Class actions has not been tested in a very long time – I keep thinking that is due, but, If you look at what is most often tested in Civil Procedure it is jurisdiction (PJ and SMJ and Venue) and Collateral Estoppel and Res Judicata. So while class actions has been absent for many bar rounds, it is still no more likely in my mind, as Collateral Estoppel and Res Judicata. Since jurisdiction is such a heavily tested area, it would not be unusual to see an exam on this bar administration that tested (in a more emphasized way) subject matter jurisdiction. This could easily be done and tested with other typical issues like: Venue, Remand and/or Removal.

Incidentally – with respect to issue and claim preclusion – be sure not to mix up Res Judicata and Collateral Estoppel – make sure you know which one is issue preclusion and which one is claim preclusion. Here is one way to keep the two straight: the “C”s do not go together – in other words: Collateral Estoppel is Issue Preclusion and Res Judicata is Claim Preclusion. Should you get tested on this area – be certain to make note of the California (and minority) “primary rights” view with respect to claims (Res Judicata). If you need further explanation of the “primary rights” view – please let me know and I will add more about this area in a future posting.

If Criminal Law/Procedure were to repeat: Criminal Law was tested last on the July 2012 bar exam. While Criminal Law was also tested on the July 2011 bar exam, prior to this past bar exam round Criminal Procedure had not been tested since 2010. Also, Murder has not been tested since 2010. That is quite a long time for the bar exam to skip an area that is historically heavily tested. So – there are two things that I am thinking of in terms of Criminal Law/Procedure repeating on this bar round: 1) Murder seems like a likely area for testing since it has not shown up on the exam in a very long time and 2) Criminal Procedure makes for a good repeat area as well since it has not been tested incredibly heavily in the last several bar rounds. I am not saying it is a definite – I am suggesting that you should be prepared for it. Areas within Criminal Procedure that have not been tested in a long time are: some of the 6th Amendment “tack on issues” like peremptory challenges (perhaps based upon a juror’s “lack of belief” in the death penalty or “opposition to the death penalty” and the 8th Amendment (capital punishment) – both of these areas have been absent for some time on the essay portion of the bar exam. For an approach to writing a murder essay exam click here for a shorthand approach to writing a murder essay.

Torts (Products Liability or Tort Remedies): Most are predicting Torts. I would have to agree that this is a very likely subject for testing. And, most are predicting a products liability essay. While I think this is entirely possible – there are some other areas that are also possible. The longer it has been since a subject has been tested – the more likely (in my opinion) that it could be in any area within that subject. Therefore, simply be ready for Torts. Last bar round I was suggesting that if you were to be tested in Torts that Products Liability was a possibility or perhaps an exam that tests Malicious Prosecution and Abuse of Process crossed over with Professional Responsibility. As I look at it again – another area that has not been tested in some time is the area of Tort Remedies. Now – here is the thing – in past bar exam administrations we have seen bar rounds where Contracts was tested on day one of the bar exam and then on day three Contract/Remedies was tested. So . . . am I suggesting that Torts could be tested on day one or day three and then on the other day a Torts/Remedies exam? Well . . . it could  happen. It is not my first pick of scenarios (that you will see both a Torts essay on one of the days of the bar exam and then a Torts/Remedies exam on the other essay day – BUT – it has happened previously with Contracts and Contracts/Remedies – so simply be prepared for that slight possibility. And, since Torts is so heavily predicted by so many this bar round – then you clearly would want to be ready for anything within this subject and that would include a Tort Remedies exam.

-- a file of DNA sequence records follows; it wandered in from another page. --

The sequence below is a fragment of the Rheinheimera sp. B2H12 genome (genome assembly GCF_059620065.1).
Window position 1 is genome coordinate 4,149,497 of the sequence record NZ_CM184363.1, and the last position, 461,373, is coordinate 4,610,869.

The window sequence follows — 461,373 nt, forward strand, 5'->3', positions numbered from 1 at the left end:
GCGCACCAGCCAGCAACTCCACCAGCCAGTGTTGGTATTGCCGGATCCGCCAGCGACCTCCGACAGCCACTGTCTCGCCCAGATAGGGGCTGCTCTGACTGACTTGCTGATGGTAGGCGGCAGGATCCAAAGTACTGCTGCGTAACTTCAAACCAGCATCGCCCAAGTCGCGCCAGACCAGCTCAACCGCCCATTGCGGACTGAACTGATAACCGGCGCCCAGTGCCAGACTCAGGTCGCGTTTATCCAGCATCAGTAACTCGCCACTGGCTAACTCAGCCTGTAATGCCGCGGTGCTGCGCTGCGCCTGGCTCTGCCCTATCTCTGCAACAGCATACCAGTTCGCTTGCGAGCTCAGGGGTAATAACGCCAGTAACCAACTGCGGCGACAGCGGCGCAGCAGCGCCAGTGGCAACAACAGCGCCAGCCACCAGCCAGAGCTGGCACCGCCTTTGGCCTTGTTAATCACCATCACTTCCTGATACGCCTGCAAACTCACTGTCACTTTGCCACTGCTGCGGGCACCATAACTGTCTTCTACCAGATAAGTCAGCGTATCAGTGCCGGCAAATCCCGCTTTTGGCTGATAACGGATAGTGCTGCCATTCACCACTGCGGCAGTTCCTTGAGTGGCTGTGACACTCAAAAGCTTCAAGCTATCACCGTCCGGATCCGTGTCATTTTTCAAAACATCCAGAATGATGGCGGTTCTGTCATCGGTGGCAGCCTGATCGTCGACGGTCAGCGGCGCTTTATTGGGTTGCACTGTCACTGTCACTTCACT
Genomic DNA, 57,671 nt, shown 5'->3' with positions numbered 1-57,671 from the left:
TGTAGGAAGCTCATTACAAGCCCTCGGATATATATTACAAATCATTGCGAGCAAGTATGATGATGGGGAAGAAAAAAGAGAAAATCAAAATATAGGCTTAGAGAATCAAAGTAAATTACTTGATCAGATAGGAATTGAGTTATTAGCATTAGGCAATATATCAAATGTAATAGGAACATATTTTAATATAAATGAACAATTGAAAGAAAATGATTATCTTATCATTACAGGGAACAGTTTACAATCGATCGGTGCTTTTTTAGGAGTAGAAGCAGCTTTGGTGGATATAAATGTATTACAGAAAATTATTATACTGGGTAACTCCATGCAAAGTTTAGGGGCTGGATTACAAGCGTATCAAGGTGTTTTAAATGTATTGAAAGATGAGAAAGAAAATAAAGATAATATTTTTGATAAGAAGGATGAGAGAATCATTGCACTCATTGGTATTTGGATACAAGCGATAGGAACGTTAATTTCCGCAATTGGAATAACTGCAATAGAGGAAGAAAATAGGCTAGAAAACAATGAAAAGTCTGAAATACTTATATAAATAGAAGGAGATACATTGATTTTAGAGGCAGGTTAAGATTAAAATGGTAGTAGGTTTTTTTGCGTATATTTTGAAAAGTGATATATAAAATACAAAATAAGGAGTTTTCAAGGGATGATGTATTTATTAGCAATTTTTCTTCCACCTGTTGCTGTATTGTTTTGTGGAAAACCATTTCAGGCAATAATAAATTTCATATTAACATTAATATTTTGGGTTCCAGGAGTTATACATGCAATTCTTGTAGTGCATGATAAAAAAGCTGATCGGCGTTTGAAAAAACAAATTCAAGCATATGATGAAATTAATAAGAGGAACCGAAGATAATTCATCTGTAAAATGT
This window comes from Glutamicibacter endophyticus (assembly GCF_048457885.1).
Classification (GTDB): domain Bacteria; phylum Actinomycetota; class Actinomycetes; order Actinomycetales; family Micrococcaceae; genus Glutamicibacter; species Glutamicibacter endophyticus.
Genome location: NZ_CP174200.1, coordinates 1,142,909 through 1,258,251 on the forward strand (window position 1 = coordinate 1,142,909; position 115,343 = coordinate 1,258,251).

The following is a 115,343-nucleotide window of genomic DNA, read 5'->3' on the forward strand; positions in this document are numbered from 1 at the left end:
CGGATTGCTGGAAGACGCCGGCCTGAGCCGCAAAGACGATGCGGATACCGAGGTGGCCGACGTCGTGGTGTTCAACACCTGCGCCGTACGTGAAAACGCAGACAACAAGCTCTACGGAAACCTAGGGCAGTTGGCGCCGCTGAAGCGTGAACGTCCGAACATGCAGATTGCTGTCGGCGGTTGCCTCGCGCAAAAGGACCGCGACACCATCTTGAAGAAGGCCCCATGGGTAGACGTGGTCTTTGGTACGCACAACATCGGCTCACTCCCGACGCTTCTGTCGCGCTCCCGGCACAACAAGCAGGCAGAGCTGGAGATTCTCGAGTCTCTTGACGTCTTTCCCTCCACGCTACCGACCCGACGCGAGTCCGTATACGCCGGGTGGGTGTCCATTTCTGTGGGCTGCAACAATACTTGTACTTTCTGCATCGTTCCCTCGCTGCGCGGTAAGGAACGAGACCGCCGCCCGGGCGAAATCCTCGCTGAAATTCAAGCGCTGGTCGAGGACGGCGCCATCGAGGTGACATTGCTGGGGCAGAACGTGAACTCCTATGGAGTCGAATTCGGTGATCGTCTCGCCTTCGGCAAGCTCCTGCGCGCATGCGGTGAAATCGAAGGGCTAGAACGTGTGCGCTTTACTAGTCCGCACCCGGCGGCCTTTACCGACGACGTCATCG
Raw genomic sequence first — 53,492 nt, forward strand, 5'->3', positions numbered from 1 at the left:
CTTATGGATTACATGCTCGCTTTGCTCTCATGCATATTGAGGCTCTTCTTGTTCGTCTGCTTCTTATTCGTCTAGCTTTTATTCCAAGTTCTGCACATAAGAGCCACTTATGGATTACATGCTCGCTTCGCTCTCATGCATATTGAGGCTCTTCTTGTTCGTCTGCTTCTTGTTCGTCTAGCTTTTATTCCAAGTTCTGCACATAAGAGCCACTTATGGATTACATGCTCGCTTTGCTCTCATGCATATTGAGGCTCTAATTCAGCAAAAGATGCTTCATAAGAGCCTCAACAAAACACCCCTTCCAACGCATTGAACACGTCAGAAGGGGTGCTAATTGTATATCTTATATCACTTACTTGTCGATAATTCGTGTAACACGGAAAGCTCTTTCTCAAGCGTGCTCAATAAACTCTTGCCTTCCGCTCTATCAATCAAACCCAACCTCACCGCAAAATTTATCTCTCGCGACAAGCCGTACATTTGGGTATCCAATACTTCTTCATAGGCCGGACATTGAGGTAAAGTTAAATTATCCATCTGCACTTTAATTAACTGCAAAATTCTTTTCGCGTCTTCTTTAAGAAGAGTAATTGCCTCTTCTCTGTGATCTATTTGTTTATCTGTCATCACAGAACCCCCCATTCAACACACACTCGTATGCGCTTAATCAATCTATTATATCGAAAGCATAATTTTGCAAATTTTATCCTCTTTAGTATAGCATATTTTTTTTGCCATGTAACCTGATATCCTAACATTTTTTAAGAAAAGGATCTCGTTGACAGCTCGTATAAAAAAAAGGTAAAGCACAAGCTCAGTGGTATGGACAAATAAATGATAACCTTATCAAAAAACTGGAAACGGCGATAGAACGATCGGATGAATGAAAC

Incidentally – a nice area for testing with Torts and Tort Remedies is an essay that tests Nuisance (and then a Nuisance that becomes a Trespass to Land, causes perhaps a Trespass to Chattel (maybe items on a person’s property are damaged and then this results in Conversion as well) and then the remedies of Damages for the intentional torts and injunctive relief are tested. Know the elements of an injunction and know that when injunction is being tested – one of the areas you are typically expected to discuss in a bit more length is the area of “balancing of the hardships”.

Okay, so that is it for now.

In the meantime, keep at it. Believe in yourself and stay positive. Maintaining a positive attitude in the days leading up to the exam is key. There is still a lot of time – use it well. You should expect any topic and be ready for any topic. To that end – please read my prior posts about the importance of reading and studying past bar essays.

Clearly, no one should try to rely on predictions to guide their studies. You simply need to know everything as well as you can. Still, I think it can be helpful to have some possible essay scenarios to keep in mind especially in the few days leading up to the bar exam, just to have something new to focus on. Then in the event that you see any of it, you will feel good. And the odds that some of the above will be on the exam is pretty high (and that is not because I have some crystal ball, it is simply because there are only so many subjects, a person could throw a dart and get at least some right).

I hope this is helpful. Please, please understand that I give this out at this time as a way to be helpful and also to respect my enrolled students who are, after all, entitled to receive this information first. I wish you all the very best of luck.

Best of luck to you all!
Lisa Duncanson
Program Director/Founder
Bar None Review